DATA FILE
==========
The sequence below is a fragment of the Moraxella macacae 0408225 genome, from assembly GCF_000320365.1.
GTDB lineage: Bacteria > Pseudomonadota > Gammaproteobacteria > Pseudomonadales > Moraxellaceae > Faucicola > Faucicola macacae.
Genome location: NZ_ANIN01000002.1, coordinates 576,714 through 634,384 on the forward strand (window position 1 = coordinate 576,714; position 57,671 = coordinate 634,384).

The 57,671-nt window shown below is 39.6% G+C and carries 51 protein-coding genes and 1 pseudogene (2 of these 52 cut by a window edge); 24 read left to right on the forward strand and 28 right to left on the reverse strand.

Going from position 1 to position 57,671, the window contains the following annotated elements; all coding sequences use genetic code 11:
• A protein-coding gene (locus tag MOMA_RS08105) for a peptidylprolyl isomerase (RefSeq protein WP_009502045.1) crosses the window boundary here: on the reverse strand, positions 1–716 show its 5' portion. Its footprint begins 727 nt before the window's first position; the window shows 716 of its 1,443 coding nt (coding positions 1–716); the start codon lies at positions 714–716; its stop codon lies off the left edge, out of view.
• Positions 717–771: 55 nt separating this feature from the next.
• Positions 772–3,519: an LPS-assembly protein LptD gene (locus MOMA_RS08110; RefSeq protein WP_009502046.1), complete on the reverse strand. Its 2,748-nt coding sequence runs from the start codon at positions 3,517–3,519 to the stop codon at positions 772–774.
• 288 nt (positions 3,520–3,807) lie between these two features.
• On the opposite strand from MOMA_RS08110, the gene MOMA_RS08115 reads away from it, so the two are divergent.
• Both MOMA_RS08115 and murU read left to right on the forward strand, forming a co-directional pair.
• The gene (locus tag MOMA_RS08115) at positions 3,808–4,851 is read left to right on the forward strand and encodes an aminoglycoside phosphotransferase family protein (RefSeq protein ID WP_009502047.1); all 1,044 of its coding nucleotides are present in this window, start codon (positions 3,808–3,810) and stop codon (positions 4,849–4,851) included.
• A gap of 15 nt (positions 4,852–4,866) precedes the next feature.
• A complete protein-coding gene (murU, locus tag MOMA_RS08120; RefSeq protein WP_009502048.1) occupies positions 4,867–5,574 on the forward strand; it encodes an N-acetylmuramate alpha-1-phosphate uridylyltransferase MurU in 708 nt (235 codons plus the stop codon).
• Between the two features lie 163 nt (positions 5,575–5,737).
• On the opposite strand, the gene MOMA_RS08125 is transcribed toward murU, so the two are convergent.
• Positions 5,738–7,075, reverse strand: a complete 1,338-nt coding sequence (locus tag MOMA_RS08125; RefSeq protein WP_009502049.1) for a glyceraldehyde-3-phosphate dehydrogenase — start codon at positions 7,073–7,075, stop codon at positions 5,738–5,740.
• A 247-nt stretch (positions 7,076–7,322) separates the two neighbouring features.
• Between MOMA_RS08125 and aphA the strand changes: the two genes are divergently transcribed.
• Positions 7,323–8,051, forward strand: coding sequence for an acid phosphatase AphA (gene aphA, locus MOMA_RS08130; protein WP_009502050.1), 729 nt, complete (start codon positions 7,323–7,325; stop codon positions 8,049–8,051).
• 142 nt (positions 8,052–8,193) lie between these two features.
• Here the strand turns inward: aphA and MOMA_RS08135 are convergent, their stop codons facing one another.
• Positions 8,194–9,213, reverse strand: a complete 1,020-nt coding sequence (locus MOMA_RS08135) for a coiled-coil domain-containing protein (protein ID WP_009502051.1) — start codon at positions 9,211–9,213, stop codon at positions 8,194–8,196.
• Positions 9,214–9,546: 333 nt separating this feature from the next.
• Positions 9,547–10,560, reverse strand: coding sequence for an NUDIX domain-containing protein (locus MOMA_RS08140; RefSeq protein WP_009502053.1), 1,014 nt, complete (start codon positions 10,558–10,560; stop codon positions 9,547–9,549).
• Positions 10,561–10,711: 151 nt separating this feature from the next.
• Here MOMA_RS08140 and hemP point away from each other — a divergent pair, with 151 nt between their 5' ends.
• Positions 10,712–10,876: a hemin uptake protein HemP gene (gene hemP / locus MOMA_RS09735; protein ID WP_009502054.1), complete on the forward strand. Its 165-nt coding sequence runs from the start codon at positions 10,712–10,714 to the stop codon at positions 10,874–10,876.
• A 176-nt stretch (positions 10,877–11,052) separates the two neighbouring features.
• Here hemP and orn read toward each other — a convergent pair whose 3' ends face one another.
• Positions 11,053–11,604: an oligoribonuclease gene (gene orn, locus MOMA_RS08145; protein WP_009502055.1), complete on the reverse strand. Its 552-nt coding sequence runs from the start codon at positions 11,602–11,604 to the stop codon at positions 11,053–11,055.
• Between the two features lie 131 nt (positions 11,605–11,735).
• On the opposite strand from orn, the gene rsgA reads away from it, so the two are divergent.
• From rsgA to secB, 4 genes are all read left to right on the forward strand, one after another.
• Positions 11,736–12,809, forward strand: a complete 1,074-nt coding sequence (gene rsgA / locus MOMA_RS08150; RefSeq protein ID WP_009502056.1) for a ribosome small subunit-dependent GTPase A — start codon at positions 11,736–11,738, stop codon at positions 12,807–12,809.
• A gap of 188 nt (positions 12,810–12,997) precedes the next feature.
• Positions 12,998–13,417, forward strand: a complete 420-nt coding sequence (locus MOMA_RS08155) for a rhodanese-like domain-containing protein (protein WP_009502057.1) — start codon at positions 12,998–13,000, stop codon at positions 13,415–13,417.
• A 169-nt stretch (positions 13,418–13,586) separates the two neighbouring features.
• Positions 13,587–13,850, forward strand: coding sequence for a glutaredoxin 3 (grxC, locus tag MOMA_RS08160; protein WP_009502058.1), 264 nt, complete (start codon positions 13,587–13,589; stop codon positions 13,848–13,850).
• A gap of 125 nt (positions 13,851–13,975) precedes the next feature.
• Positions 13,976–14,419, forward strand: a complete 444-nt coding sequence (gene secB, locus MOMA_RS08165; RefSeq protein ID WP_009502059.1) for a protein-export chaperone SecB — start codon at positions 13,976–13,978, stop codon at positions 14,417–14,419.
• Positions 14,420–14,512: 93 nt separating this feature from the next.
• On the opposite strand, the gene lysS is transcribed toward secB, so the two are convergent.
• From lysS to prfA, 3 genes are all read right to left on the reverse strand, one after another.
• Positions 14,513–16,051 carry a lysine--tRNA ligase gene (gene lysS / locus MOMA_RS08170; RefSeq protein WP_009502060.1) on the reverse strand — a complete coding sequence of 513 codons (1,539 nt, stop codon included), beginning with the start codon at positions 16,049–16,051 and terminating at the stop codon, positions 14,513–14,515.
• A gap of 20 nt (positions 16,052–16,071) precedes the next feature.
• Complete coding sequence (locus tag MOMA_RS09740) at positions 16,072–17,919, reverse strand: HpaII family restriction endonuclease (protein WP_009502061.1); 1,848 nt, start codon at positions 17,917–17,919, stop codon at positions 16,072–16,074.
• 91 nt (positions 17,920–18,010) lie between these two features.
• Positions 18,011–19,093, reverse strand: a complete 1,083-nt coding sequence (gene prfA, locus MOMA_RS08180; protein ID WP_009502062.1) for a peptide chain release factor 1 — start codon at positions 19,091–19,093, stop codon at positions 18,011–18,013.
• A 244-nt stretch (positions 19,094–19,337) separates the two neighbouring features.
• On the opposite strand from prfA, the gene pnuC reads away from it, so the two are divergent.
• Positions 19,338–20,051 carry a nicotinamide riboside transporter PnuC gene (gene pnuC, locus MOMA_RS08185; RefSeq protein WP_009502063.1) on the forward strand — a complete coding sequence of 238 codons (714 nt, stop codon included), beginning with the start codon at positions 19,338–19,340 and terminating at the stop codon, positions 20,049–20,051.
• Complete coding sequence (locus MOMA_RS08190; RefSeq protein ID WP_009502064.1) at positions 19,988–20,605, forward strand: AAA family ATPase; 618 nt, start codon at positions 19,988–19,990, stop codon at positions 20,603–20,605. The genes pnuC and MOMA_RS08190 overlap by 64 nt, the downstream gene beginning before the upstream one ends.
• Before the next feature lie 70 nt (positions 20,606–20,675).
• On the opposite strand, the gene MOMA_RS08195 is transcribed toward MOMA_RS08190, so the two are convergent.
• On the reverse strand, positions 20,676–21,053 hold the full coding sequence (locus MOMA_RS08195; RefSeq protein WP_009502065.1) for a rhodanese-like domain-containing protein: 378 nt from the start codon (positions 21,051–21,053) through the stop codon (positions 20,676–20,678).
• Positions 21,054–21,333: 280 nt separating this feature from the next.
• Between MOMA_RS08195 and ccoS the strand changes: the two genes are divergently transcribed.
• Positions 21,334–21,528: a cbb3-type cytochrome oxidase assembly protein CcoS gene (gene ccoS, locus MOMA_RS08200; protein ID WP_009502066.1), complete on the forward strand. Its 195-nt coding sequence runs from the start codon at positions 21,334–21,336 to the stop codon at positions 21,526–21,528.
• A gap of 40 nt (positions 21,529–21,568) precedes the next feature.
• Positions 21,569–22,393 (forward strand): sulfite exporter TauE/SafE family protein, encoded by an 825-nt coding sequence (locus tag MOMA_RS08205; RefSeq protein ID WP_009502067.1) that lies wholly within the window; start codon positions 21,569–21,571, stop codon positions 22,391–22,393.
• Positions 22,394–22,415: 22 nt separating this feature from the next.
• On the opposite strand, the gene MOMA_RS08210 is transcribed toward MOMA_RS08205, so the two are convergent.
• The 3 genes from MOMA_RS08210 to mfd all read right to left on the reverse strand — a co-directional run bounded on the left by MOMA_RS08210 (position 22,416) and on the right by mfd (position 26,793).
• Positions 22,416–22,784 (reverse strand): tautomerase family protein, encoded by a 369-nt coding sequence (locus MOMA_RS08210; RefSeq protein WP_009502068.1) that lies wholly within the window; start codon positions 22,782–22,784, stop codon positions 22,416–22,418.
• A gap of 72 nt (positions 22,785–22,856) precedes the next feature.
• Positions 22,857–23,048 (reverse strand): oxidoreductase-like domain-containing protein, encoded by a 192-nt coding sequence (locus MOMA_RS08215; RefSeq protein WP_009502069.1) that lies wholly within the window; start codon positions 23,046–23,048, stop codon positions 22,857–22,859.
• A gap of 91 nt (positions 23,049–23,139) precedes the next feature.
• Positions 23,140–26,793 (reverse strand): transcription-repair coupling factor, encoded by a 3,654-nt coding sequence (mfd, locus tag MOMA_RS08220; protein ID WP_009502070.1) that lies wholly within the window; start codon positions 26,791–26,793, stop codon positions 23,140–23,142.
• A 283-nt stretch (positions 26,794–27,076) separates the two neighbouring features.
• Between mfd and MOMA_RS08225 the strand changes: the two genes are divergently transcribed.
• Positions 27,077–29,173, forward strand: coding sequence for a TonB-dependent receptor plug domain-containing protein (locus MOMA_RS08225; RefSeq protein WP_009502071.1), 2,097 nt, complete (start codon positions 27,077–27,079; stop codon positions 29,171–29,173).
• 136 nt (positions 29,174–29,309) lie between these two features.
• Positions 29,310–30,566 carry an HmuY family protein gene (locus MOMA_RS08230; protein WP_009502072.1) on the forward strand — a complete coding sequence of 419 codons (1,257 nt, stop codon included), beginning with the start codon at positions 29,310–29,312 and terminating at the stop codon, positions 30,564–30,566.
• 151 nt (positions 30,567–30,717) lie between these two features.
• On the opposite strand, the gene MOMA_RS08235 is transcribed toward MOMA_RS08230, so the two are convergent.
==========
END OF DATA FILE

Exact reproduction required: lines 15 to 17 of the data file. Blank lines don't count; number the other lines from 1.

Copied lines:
• Between the two features lie 163 nt (positions 5,575–5,737).
• On the opposite strand, the gene MOMA_RS08125 is transcribed toward murU, so the two are convergent.
• Positions 5,738–7,075, reverse strand: a complete 1,338-nt coding sequence (locus tag MOMA_RS08125; RefSeq protein WP_009502049.1) for a glyceraldehyde-3-phosphate dehydrogenase — start codon at positions 7,073–7,075, stop codon at positions 5,738–5,740.